Guns and ammunition that arrive in the south are frequently sent onward to Port-au-Prince via the gang-controlled Route National 3, it also said, identifying the Mariani gang, Grand Ravine gang, and 5 Segond gang as “major players in the organization and distribution of arms, munitions and drugs.”

In 2022, 5 Segond group attacked Haiti’s largest flour mill. It would have been an incongruous target if not for its location, positioned right next to Port-au-Prince Bay with a large jetty to accept deliveries. Just about a mile inland lies a major highway, and in between the two is a massive warehouse; a perfect distribution set-up for any import entrepreneur.

Today, the entire area is controlled by 5 Segond, with security sources telling CNN that they believe the mill has been taken over and no longer functions.

“Izo has the jetty, so he has access to the sea. And boats keep coming in and out of that area, which again is completely controlled by his gang… and is kept under tight control, with barricades in the surroundings,” the same security expert said, referring to 5 Segond’s rapper frontman Andre Johnson, who often posts videos of gang members flashing guns and paramilitary gear set to music on social media.

Containers and corruption

Contraband arriving via secretive small boats and planes is just part of the picture. Last month, Haitian National Police and Customs agents seized more than two dozen firearms, including 12 assault rifles, and nearly a thousand cartridges from a shipping container that had arrived in Haiti’s northern city of Cap Haitien.

Drugs and arms smuggling has a long history in Haiti, much of it facilitated through official channels by government agents and even, in one 2022 case, by a rogue Episcopal church staffer who allegedly hid guns and thousands of rounds in a shipping container reportedly labeled as church donations, before it was seized by customs agents in Port-au-Prince.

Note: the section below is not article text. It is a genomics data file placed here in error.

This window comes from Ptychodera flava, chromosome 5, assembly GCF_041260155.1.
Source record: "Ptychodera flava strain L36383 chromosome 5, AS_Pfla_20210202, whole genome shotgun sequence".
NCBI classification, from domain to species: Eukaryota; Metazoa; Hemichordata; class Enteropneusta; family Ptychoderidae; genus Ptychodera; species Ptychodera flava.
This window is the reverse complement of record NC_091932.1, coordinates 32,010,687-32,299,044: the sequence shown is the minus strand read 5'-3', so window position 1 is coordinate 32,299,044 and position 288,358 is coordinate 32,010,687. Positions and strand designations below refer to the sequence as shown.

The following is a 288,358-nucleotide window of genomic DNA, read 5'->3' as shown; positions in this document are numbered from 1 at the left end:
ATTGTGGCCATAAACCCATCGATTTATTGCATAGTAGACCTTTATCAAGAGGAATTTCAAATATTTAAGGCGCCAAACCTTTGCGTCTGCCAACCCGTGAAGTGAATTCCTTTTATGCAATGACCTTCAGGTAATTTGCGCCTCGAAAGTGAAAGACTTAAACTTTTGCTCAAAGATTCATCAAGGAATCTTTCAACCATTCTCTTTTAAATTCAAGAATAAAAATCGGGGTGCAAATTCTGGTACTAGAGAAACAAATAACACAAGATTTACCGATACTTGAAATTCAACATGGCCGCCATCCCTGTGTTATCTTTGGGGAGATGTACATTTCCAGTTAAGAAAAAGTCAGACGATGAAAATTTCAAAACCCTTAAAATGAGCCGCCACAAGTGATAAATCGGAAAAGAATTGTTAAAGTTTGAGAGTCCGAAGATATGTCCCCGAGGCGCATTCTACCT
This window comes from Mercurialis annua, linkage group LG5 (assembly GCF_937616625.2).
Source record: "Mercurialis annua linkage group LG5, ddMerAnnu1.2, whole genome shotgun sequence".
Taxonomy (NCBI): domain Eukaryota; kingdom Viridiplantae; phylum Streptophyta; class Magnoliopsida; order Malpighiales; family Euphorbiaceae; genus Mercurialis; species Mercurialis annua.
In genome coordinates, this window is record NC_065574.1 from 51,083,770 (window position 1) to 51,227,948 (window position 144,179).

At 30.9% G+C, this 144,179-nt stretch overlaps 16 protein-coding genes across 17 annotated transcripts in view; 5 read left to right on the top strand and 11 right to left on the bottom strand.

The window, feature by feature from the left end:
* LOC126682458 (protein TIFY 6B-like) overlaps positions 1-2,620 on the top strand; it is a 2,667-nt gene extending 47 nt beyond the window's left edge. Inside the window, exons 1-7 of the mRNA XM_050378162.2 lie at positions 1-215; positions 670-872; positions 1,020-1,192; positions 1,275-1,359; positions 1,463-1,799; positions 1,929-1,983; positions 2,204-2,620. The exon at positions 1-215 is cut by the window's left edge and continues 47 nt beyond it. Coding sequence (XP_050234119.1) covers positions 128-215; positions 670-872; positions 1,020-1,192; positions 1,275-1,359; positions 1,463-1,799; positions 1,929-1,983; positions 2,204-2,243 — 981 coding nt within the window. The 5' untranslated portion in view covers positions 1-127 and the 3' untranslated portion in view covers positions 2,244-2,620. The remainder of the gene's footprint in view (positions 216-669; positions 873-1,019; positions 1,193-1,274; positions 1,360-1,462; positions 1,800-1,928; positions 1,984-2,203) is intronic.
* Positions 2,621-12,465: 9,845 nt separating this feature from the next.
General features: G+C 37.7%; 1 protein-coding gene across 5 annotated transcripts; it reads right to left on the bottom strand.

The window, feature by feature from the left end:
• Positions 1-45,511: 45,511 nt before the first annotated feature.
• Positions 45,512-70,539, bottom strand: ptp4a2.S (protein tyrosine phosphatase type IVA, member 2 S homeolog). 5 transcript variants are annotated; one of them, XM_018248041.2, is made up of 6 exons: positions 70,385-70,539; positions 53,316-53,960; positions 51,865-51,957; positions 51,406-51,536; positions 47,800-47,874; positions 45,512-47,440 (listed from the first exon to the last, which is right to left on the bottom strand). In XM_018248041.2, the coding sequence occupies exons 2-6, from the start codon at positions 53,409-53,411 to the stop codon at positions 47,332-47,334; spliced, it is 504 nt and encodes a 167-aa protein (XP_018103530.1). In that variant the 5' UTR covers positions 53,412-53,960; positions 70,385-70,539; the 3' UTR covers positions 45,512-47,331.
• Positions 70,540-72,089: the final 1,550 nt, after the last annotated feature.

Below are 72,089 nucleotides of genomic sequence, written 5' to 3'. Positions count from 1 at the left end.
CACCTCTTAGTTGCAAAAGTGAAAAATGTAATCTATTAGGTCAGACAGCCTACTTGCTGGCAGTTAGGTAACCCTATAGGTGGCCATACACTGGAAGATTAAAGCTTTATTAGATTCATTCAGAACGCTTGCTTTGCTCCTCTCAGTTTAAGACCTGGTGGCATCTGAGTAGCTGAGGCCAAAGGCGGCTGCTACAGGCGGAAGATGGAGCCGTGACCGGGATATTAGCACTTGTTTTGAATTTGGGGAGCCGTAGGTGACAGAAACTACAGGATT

Customs officials trying to do their job on the front lines in Haiti can face threats to their lives. In 2018, local press reported that several customs agents at the Malpasse border crossing between the Dominican Republic and Haiti were burned alive after an argument erupted in the course of a cargo inspection.

Allegations of smuggling and gang affiliations have also been made at the highest levels of Haiti’s government. Four former Haitian senators have been sanctioned by the US for alleged drug trafficking, as have multiple past presidents and prime ministers of Haiti for allegedly financing the country’s gangs. They’re part of what gang leader Innocent refers to as the country’s “oligarchs,” who historically created and armed local gangs to become their enforcers-for-hire as they profited from white-collar crime schemes.

“As a Haitian human rights defender, I can’t say that all the responsibility for these guns is on the US – I think it’s the Haitian government too. They need to regain control of the port, they need to control customs. The problem is corruption,” says Esperance, the human rights advocate.

That’s why, he says, the planned deployment of an international police force to restore calm to Haiti is destined to fail unless the US and global community also commit to fighting corruption, building frameworks for good governance, and closing legal loopholes abused by the country’s elite.

“Now, of course, the government is completely destabilized, it’s easy for the gangs to smuggle weapons themselves. But how did they begin? Just two years ago, smuggling was going through official channels, and it happened that way because everyone was corrupt,” Esperance said.

Bertrand, the UNODC representative, also emphasized the importance of building up Haiti’s institutions as its new government takes shape. Her agency is working to strengthen the country’s customs authority and coast guard, for example, including providing much-needed equipment from protective gear to cargo scanners.

“It’s time for people in Haiti to live peacefully – for their kids to go back to school, for them to be able to eat every day.” And that means, she says, ensuring that “national authorities are well-trained, well-equipped, and ready to face and curb down the level of violence.”